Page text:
It is known that plants can communicate through chemical signals and now it has been found that they have memory. Here is some interesting recent research indicating that plants can remember drought conditions thus making them more prepared for when it happens in the future. This has apparently been known to green thumbs and gardeners for years, but I had never heard of it and now scientists have figured out how they do it. The plant’s genes are affected during a drought-like period and these protective genetic factors activiate faster the next time dry weather comes around. The common terminology is “hardening”. With-holding water from seedlings for a couple of days before transplanting them in the ground and then watering the day of transplant is a good practice to help the plants survive during periods of warm dry weather in the Summer. I knew that using a fan or exposing seedlings to wind will help them be more sturdy as they grow. Also, putting them outside or exposing them to cooler outdoor air before transplanting them will improve success. Now I can add drought hardening to my repertoire.
I am not sure to what extent trees can become hardened against drought, but dryness and cold are two of the factors that affects various species of trees from colonizing news areas. Places in the western U.S. do not support natural forests because of the long periods of dry weather. Trees do not move into the arctic where the weather is too cold. One of the predictions following the theory of AGW is that trees will move farther north and populate the formerly barren freezing tundra. Even though there has been some significant warming in arctic areas in recent decades, scientists have not seen as many trees move farther north as predicted. One of the reasons – dryness. Many of the arctic areas that have seen warming have also been fairly dry. Also, precipitation in the arctic is traditionally lower than most other places on the planet.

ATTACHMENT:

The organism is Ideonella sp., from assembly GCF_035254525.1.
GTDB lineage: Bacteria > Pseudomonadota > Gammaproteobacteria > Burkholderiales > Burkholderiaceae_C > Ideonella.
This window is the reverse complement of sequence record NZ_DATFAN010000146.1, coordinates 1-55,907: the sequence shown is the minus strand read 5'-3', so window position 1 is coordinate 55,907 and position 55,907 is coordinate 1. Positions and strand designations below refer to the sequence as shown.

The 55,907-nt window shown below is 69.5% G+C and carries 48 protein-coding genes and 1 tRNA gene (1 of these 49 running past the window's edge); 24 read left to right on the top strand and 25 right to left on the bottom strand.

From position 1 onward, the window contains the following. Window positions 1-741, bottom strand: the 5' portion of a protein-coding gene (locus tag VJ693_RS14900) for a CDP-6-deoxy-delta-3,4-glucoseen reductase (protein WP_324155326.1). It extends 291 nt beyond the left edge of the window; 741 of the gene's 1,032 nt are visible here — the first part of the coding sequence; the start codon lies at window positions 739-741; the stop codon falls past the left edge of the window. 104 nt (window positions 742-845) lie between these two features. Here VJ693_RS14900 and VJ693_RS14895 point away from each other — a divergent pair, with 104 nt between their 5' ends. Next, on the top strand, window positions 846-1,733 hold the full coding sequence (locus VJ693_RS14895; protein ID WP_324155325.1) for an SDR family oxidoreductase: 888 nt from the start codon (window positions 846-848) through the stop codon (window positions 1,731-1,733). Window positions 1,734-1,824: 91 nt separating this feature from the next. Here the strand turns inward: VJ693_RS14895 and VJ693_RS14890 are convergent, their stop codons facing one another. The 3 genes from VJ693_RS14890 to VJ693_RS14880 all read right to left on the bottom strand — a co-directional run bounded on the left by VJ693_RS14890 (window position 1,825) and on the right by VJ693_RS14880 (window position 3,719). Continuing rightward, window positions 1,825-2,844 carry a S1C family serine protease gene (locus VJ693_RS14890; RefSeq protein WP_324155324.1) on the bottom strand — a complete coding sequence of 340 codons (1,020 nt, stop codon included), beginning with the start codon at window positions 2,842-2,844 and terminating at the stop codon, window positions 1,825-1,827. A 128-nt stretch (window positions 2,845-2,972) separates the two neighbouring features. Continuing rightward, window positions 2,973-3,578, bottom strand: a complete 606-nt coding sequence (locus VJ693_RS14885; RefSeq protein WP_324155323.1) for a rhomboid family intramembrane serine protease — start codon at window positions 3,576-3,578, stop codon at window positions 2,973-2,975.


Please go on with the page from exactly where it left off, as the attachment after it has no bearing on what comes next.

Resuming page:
If more trees do in fact end up colonizing the arctic it will be important to estimate how much biomass they represent, because trees take carbon dioxide out of the air. Knowing how much “biomass” is there or might develop in the future will give us better information for climate models. But how might one measure the biomass of trees accurately. Satellite images let us know where tress are but not how “big” they are. In this measurement, perhaps LIDAR can come to the rescue. Take a look at this cool map showing the height of trees around the world. The LIDAR (think of it as a “laser-radar”) instrument on NASA’s Cloud and Land Elevation Satellite was the one that compiled the image. It will be interesting if the trees in the arctic continue to grow taller in coming years.
Have a good Monday! Meteorologist Justin Loew
This post was written by jloew on April 9, 2012